All the information was compiled into an estimate of the men’s overall psychological adjustment in adulthood.
The Treadmill Test, conducted when they were just 20 years old, appeared to be a reliable predictor of their psychological adjustment in adulthood (Vaillant, 2012).
There’s a saying that goes: The way we do one thing is the way we do most things. So, if you step on a treadmill as a study subject and give it your all, it may well be that you’re likely to approach life with the same tenacity and determination.
So, How Do We Develop Grit?
The Original Grit Scale (Grit-O) was developed by Duckworth and colleagues in 2007; it’s a 12-item self-report measure that allows people to assess their levels of grit (Duckworth et al., 2007). A couple of years later, it was condensed into a shorter, 8-item instrument called The Short Grit Scale (Grit-S) that can be used as both a self- and informant-report measure (Duckworth & Quinn, 2009).
The Grit-S includes two scales measuring ‘Consistency of Interest’ and ‘Perseverance of Effort,’ and includes example items such as:
- I have been obsessed with a specific idea or project for a short time but later lost interest;
- New ideas and projects sometimes distract me from previous ones;
- I have achieved a goal that took years of work; and
- I have overcome setbacks to conquer an important challenge.
4 Techniques to Develop Grit
Being able to measure grit puts us in a good position to understand how we can move ourselves, or encourage our clients to move, upward on this continuum. So how can we become grittier?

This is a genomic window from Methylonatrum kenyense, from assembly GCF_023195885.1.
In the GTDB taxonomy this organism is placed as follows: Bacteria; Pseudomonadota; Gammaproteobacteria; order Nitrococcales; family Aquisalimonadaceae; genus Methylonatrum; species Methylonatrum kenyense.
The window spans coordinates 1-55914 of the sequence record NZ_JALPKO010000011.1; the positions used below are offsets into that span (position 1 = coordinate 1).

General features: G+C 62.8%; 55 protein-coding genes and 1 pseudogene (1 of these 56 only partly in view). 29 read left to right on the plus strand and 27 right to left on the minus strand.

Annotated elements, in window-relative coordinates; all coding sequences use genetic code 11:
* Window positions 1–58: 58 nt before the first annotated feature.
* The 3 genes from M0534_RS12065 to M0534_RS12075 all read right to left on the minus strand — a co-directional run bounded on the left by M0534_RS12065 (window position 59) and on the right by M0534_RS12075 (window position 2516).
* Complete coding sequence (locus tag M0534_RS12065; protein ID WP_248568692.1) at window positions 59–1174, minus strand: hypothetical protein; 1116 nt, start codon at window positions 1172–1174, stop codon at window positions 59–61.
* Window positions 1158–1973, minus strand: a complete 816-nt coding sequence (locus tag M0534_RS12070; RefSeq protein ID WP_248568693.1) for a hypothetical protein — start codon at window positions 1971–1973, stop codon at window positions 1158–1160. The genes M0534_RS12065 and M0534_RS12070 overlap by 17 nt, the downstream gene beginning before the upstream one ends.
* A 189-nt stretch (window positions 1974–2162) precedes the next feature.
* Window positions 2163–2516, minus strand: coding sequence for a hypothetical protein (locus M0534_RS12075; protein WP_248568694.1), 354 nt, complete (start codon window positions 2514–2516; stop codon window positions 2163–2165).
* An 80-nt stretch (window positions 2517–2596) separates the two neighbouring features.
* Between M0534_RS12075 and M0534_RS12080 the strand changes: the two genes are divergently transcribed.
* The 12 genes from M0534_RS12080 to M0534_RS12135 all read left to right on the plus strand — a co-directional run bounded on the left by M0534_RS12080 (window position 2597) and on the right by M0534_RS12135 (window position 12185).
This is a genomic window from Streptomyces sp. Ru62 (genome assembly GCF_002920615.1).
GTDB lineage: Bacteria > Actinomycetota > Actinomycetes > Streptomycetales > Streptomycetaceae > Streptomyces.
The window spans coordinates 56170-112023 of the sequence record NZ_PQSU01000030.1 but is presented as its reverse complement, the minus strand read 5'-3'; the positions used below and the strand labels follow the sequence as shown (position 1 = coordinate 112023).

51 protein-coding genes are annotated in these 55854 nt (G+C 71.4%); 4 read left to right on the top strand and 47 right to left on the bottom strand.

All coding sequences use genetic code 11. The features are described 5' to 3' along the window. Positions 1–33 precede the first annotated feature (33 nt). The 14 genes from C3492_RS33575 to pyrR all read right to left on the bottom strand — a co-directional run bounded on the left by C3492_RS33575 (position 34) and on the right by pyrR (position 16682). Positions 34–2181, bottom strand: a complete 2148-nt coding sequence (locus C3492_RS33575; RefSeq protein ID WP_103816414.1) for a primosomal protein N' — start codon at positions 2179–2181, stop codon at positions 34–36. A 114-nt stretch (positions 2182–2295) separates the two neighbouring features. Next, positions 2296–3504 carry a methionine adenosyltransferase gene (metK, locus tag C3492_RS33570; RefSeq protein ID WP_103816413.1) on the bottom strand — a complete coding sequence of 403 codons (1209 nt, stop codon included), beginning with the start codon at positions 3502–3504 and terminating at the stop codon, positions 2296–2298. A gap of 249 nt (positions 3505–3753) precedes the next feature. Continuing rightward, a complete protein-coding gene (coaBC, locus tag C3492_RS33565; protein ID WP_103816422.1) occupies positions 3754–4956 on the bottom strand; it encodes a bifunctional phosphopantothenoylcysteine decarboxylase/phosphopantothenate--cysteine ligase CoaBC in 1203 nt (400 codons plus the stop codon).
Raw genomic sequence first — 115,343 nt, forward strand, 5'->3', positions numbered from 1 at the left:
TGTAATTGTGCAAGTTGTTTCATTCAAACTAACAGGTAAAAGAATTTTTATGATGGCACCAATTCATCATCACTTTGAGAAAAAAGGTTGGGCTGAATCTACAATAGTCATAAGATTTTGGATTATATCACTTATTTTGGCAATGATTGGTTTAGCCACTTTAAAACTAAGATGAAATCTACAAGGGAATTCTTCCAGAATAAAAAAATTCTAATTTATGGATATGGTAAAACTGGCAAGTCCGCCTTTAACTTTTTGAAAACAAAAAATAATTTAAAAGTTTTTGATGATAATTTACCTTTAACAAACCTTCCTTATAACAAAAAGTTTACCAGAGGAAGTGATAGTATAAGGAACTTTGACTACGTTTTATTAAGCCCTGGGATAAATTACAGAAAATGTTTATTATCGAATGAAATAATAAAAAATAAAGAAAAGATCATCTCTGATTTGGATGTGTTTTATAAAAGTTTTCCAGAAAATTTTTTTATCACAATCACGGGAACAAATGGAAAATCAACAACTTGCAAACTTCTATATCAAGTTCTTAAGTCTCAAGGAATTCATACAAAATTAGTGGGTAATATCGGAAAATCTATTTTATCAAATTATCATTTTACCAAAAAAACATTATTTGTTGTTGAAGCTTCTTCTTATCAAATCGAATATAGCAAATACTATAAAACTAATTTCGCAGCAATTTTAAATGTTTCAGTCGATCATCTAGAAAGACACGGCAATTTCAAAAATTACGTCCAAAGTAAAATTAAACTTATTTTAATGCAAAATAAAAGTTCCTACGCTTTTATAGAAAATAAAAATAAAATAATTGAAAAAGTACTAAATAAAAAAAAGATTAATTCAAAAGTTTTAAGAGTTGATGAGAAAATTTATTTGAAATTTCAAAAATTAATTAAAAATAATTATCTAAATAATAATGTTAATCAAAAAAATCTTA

Here are practical steps that will help you exercise your grit “muscles:”
1) Take Play Seriously
Has anyone ever told you to find your passion? Though it’s common advice, “find” might be the wrong verb to use when it comes to discovering a passion (Duckworth, 2016).
Instead of “finding” a passion or waiting for it to find you — which puts you in a passive and often helpless position — “developing” your passion might be more productive. Instead of waiting for the passion to strike us like a bolt of lightning, we can take action to cultivate passion.
To develop a passion, try simply exploring and playing, without putting pressure on yourself to figure out which interests will stick and which won’t.
Interests are not found through contemplation or thought but are developed through interactions with the outside world. So don’t overthink it, go out and play.
2) Develop a Passion
Whatever it is that you want to do, you’ll find in life that if you’re not passionate about what it is you’re working on, you won’t be able to stick with it.
A significant component of grit is perseverance, and let’s face it: Few people are willing to work day in and day out on something in which they’re entirely uninterested (Deci et al., 1999; Deci & Ryan, 2010).
Research has shown that people have much greater work satisfaction and job performance when they do something that fits with their interests (Judge et al., 2011; Bakan et al., 2014; Suzuki et al., 2015). However, it’s unlikely that someday you’ll try something and immediately know that it’s what you want to do for the rest of your life.